It's a neat trick that Yankees general manager Brian Cashman is pulling off -- getting younger without giving up top prospects, building a potential contender without entering the pricey free-agent market.
If at the start of the offseason, one had said that the Yankees would acquire second baseman Starlin Castro, 25, and closer Aroldis Chapman, 27, while keeping their best young talent, the industry would have considered it a coup. Chances are, the trades still will turn out favorably, no matter how long a suspension Chapman receives, if any, for his role in an alleged domestic-violence incident.
If Chapman's penalty is relatively short -- say, 25 games -- then he will be available to the Yankees for most of 2016. If his penalty is longer, he might not accrue enough time to become a free agent at the end of the season, and the Yankees also will control him for '17. The cutoff point is believed to be 46 games.
Cashman acknowledged that "serious issues" are in play with Chapman after acquiring him on Monday, and that the potential public-relations fallout is a "concern." But strictly from a baseball perspective, the acquisition cost for Chapman was so modest that it would have been unimaginable before news broke of his domestic-violence incident, and even more unimaginable at the July 31 non-waiver deadline, which is when the Reds should have traded him.
Oh, the Yankees hated losing right-hander Rookie Davis, whom some scouts view as a potential a No. 3 starter. Former first-round pick Eric Jagielo, though, had no chance of passing first-base prospect Greg Bird, particularly when he has struggled to stay healthy. The other two players whom the Yankees sent to the Reds -- second baseman Tony Renda and right-hander Caleb Cotham -- were described as organizational filler.
The Yankees still have Bird, still have right-handers Luis Severino and James Kaprielian, still have outfielder Aaron Judge, shortstop Jorge Mateo and catcher Gary Sanchez. Yes, most of their regular position players are in decline, and their rotation features one question after another. But the addition of Chapman should help ease the pressure on the starters -- presuming that he is available for most of the season, and that the Yankees keep the tantalizing trio of Dellin Betances, Andrew Miller and Chapman intact.
Cashman said it was the team's "full intent" to open the season with all three relievers, but acknowledged that he expects to receive a "lot of interesting calls" about potential trades, with most surely centered around Miller. The Yankees have made it clear since the start of the offseason that they will trade Miller for the right return, most likely a young starting pitcher. Maybe teams will get more creative with their offers now. Maybe not.
The good news for the Yankees is that they can anoint Chapman their closer without fear of upsetting Miller -- a much different scenario than the Dodgers faced when they were trying to acquire Chapman to go with Kenley Jansen. The deal would have left the Dodgers with two closers on track to become free agents at the end of the season. And Jansen, according to major-league sources, was not happy about the prospect of losing the closer's role.
Miller, under contract for three more years, need not worry about financial consequences. In fact, the Yankees never promised him that he would close in the first place, though he earned 36 saves last season after signing with them as a free agent.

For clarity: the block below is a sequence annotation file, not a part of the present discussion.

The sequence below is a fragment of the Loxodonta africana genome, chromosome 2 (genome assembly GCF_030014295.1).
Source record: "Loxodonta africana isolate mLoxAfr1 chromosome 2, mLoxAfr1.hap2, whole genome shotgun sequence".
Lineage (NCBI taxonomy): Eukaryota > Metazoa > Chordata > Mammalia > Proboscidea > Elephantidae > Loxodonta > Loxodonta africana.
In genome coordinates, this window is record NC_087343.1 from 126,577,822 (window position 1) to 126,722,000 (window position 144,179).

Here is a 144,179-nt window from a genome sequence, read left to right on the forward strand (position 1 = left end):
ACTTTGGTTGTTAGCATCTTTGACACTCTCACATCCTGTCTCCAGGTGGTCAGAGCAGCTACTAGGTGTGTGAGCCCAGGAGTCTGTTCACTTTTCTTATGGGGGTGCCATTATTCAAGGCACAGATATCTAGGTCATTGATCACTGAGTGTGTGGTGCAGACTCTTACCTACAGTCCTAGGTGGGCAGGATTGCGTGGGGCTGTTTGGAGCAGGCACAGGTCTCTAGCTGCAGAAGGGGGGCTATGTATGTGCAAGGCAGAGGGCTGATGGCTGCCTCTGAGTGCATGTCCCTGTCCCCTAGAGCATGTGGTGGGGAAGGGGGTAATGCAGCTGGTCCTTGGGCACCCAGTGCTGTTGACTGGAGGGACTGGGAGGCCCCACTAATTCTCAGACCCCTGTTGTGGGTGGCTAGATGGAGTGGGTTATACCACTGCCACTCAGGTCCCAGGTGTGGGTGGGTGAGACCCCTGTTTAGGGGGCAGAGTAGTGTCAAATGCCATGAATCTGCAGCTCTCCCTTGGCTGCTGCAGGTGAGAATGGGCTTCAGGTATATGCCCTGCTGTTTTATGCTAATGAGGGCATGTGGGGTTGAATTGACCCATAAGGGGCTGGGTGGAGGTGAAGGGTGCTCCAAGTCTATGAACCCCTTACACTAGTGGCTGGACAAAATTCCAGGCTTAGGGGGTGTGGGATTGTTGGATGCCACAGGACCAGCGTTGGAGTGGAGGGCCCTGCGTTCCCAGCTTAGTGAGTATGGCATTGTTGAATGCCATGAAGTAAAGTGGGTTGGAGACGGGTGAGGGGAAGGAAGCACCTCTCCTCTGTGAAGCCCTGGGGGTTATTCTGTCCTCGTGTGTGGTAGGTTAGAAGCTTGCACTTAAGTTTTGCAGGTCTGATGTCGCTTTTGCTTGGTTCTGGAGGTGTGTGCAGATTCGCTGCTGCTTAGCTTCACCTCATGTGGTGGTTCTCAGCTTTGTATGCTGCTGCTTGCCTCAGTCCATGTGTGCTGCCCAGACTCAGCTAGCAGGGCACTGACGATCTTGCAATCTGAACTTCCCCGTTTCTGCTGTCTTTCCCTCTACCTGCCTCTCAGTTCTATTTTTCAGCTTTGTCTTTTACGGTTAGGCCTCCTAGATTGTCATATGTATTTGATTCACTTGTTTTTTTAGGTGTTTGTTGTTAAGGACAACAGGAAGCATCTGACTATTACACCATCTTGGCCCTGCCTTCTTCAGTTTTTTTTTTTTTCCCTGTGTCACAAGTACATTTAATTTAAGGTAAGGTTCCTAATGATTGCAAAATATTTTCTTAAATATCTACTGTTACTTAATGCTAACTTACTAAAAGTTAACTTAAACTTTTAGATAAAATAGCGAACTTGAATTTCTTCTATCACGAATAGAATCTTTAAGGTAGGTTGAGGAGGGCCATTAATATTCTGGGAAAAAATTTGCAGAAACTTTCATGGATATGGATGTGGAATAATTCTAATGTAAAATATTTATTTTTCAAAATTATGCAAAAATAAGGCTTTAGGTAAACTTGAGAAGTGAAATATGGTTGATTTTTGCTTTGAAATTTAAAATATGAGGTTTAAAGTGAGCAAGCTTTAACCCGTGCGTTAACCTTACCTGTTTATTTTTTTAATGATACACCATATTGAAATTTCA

Cashman said he spoke with Miller after the trade, and that the reliever told him that he will do whatever it takes to win. Miller then went public with his team-first sentiments, tweeting, "Time to get #28. Welcome to the Bronx @AChapman_105. #iwantaparade."
The depth of the Yankees' bullpen remains questionable, particularly after the trades of right-handed swingman Adam Warren (for Castro) and left-hander Justin Wilson (for minor leaguers). But the back end, my goodness. Chapman, Miller and Betances last season ranked 1-2-3 among relievers in strikeout rate, minimum 150 batters faced.
Think about manager Joe Girardi's options now. He can go with a traditional, push-button bullpen -- Betances in the seventh, Miller in the eighth, Chapman in the ninth. Or, he can employ less predictable, more flexible thinking, playing matchups -- Betances is the only right-hander in the trio -- and/or using one or more of his late-inning weapons for more than three outs. Why not, when at least one figures to be in reserve for the next game?
Cashman, in manipulating his roster, also can go in any number of directions -- again, depending upon the nature of Chapman's discipline. The GM can trade Chapman or Miller if the Yankees' rotation crumbles and the team falls out of contention by the deadline. He can trade one of them next offseason if Chapman fails to qualify for free agency due to the length of his suspension -- or make Chapman a qualifying offer to ensure draft-pick compensation if he indeed becomes eligible to depart.
The Yankees figure to pay Chapman about $13 million in arbitration this season. They owe Castro a minimum of $38 million over the next four seasons. Bargain contracts, by today's standards. Bargain trades, considering what the Yankees gave up.
This isn't necessarily a playoff team, but the Yankees' 2016 season is partly about buying time until the contracts of first baseman Mark Teixieira and outfielder Carlos Beltran expire, just as the 2017 season will be partly about buying time while left-hander CC Sabathia and third baseman Alex Rodriguez play out their deals.
In the meantime, Cashman is threading the needle -- protecting his assets, getting younger and steering clear of new long-term obligations, apparently at ownership's request.
It's a neat trick he's pulling off. And he might not be done yet.